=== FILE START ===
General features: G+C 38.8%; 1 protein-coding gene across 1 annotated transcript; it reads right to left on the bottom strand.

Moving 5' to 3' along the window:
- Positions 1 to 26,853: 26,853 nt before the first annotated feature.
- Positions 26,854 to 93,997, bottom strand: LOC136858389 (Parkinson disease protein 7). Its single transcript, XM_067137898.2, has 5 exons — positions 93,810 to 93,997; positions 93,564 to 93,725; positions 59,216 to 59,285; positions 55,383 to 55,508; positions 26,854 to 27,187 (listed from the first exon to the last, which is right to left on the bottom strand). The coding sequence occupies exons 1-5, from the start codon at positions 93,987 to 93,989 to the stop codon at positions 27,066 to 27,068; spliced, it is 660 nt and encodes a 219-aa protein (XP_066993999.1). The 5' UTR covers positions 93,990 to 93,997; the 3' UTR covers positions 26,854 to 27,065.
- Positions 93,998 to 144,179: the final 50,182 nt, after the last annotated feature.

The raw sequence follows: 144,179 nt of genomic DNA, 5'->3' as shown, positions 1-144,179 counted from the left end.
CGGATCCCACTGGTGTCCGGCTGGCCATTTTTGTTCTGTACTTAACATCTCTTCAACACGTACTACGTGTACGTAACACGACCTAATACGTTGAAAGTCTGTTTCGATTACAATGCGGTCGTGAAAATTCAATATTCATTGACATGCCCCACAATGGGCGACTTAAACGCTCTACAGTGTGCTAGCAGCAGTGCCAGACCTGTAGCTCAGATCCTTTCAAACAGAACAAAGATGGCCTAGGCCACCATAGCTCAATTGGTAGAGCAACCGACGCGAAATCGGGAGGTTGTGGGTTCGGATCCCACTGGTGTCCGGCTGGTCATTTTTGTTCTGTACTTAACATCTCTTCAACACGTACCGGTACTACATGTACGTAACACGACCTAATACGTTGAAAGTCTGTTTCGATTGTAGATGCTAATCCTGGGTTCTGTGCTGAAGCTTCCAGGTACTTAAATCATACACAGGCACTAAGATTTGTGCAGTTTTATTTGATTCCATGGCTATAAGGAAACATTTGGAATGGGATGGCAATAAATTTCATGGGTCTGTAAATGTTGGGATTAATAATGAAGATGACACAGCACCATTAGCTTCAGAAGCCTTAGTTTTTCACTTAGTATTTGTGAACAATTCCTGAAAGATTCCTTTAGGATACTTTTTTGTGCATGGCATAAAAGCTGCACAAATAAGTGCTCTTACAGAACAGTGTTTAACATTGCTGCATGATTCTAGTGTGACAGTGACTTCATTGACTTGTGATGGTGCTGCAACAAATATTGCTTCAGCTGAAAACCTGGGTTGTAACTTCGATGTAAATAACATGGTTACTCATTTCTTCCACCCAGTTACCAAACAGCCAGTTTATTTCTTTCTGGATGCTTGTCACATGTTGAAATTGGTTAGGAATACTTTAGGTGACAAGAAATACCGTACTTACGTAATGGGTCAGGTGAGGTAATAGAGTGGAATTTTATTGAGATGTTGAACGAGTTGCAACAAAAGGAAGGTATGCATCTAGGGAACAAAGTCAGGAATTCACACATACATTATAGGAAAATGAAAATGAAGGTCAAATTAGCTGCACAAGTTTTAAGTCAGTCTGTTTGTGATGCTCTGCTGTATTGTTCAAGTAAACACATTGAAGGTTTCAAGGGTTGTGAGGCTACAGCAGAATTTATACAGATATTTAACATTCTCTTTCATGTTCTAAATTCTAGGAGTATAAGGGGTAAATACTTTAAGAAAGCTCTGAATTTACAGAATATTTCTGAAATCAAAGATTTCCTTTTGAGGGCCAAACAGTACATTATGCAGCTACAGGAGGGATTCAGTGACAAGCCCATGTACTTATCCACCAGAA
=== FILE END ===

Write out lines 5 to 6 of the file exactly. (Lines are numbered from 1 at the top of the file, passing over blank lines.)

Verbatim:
- Positions 93,998 to 144,179: the final 50,182 nt, after the last annotated feature.

The raw sequence follows: 144,179 nt of genomic DNA, 5'->3' as shown, positions 1-144,179 counted from the left end.